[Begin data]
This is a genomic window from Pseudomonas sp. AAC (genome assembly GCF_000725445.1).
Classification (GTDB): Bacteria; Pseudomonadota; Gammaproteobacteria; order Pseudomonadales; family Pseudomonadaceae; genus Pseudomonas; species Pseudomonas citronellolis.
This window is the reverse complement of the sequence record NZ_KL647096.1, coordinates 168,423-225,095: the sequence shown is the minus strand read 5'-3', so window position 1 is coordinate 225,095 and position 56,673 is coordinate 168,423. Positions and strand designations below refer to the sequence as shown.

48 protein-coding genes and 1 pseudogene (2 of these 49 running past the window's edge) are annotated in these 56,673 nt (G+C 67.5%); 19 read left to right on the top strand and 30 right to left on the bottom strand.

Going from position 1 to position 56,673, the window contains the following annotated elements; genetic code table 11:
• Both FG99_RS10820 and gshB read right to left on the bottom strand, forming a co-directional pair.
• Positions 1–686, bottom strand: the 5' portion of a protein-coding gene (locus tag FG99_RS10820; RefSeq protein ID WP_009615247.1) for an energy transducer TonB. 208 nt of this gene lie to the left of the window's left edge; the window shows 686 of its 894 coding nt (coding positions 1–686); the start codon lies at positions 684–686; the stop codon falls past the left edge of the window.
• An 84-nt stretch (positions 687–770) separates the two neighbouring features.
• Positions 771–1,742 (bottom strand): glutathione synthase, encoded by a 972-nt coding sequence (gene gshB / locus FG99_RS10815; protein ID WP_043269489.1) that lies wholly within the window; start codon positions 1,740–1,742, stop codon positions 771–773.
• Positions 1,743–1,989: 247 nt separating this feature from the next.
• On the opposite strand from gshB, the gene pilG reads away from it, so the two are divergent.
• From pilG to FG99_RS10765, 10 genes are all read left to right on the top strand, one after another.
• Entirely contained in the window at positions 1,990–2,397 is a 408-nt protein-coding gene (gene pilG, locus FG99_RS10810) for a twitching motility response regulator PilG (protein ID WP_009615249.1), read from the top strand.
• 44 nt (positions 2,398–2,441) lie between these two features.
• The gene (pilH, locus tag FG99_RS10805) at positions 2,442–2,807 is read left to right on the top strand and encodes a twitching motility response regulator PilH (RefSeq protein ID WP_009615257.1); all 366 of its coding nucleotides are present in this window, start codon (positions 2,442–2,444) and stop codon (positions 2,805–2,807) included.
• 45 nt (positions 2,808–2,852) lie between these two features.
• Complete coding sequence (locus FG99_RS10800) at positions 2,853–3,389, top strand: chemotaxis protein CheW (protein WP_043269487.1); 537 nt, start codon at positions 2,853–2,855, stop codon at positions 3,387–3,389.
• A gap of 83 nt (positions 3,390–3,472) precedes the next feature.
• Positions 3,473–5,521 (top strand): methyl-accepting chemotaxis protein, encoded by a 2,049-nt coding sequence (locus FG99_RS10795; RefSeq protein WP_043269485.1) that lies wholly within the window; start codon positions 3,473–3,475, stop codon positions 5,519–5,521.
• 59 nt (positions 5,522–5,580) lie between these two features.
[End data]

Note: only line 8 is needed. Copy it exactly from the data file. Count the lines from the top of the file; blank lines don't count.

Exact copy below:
• An 84-nt stretch (positions 687–770) separates the two neighbouring features.